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    ABSTRACT: A heterologous prime-boost vaccination with DNA vectors and vaccinia virus recombinants (VVr) has been shown to enhance specific cellular immune responses and to elicit significant protection against pathogens in animal models. In this study, we have analyzed, in the leishmaniasis cutaneous murine model, the effectiveness of this prime-boost strategy by immunizing with a DNA vector followed by boost with a VVr expressing the same Leishmania infantum P36/LACK antigen. After DNA priming and VVr boost, we challenged susceptible BALB/c mice with live L. major promastigotes, and examined the increase in footpad lesion size and parasite load in draining lymph nodes. Compared to controls, we observed reduction of up to 70% in lesion size and 1000-fold in parasite load. DNA prime-VVr boost before challenge elicited a Th1 type immune response in spleen cells from immunized animals. This DNA/VVr vaccination approach could be of utility in the prophylaxis against leishmaniasis.
    Vaccine 02/2002; 20(7-8):1226-31. · 3.49 Impact Factor
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    ABSTRACT: HIV-1 infection triggers lateral membrane diffusion following interaction of the viral envelope with cell surface receptors. We show that these membrane changes are necessary for infection, as initial gp120-CD4 engagement leads to redistribution and clustering of membrane microdomains, enabling subsequent interaction of this complex with HIV-1 co-receptors. Disruption of cell membrane rafts by cholesterol depletion before viral exposure inhibits entry by both X4 and R5 strains of HIV-1, although viral replication in infected cells is unaffected by this treatment. This inhibitory effect is fully reversed by cholesterol replenishment of the cell membrane. These results indicate a general mechanism for HIV-1 envelope glycoprotein-mediated fusion by reorganization of membrane microdomains in the target cell, and offer new strategies for preventing HIV-1 infection.
    EMBO Reports 09/2000; 1(2):190-6. · 7.19 Impact Factor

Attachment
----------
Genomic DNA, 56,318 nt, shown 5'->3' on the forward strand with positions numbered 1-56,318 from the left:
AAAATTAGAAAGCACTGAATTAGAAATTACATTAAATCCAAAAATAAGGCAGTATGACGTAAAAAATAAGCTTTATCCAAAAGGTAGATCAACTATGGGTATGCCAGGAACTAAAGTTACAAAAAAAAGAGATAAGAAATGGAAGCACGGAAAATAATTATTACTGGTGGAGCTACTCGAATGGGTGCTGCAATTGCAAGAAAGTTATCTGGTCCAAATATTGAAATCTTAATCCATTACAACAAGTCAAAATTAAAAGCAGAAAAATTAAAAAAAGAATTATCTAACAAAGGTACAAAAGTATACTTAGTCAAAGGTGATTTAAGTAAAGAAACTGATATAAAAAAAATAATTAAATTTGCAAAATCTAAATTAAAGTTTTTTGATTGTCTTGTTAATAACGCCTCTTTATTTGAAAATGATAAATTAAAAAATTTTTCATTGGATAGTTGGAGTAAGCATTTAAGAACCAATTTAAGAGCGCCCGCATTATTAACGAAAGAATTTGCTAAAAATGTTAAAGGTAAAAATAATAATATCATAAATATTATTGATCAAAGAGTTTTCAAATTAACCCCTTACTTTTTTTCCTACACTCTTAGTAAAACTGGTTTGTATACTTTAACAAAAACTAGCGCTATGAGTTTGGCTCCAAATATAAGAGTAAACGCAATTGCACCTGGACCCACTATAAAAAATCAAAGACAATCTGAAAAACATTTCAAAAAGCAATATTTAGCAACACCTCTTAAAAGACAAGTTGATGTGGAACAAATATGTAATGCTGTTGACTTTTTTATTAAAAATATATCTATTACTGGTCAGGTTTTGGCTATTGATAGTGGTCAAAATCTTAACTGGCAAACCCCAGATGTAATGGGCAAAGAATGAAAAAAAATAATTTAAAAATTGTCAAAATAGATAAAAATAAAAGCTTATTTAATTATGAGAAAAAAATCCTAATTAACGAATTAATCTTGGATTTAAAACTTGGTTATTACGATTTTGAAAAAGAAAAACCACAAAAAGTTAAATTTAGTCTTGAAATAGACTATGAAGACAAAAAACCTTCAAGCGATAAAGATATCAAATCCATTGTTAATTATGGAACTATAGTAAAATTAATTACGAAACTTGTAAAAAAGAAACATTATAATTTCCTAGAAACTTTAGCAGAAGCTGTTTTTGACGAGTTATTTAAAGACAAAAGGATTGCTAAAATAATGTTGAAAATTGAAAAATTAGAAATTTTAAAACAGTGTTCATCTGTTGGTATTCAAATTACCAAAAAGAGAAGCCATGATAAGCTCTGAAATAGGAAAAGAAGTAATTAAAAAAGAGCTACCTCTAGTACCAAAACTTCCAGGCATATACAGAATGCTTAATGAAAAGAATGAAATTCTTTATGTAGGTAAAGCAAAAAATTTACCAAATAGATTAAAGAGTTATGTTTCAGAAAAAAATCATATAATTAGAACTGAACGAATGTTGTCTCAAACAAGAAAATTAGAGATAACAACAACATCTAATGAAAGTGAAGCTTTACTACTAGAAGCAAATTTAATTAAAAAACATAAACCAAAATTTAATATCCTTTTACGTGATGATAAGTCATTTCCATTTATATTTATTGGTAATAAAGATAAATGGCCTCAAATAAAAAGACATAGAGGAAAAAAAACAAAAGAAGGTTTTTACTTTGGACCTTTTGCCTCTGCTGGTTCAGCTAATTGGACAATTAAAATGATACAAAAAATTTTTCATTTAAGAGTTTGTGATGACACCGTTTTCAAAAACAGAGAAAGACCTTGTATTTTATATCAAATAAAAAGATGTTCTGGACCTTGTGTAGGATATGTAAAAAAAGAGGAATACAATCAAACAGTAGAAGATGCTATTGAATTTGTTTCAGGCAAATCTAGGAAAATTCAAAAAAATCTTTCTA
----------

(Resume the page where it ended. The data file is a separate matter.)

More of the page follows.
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    ABSTRACT: The identification of the chemokine receptors as receptors for HIV-1 has boosted interest in these molecules, raising expectations for the development of new strategies to prevent HIV-1 infection. The discovery that chemokines block HIV-1 replication has focused attention on identifying their mechanism of action. Previous studies concluded that this inhibitory effect may be mediated by steric hindrance or by receptor down-regulation. We have identified a CCR5 receptor-specific mAb that neither competes with the chemokine for binding nor triggers signaling, as measured by Ca(2+) influx or chemotaxis. The antibody neither triggers receptor down-regulation nor interferes with the R5 JRFL viral strain gp120 binding to CCR5, but blocks HIV-1 replication in both in vitro assays using peripheral blood mononuclear cells as HIV-1 targets, as well as in vivo using human peripheral blood mononuclear cell-reconstituted SCID (severe combined immunodeficient) mice. Our evidence shows that the anti-CCR5 mAb efficiently prevents HIV-1 infection by inducing receptor dimerization. Chemokine receptor dimerization also is induced by chemokines and is required for their anti-HIV-1 activity. In addition to providing a molecular mechanism through which chemokines block HIV-1 infection, these results illustrate the prospects for developing new tools that possess HIV-1 suppressor activity, but lack the undesired inflammatory side effects of the chemokines.
    Proceedings of the National Academy of Sciences 04/2000; 97(7):3388-93. · 9.81 Impact Factor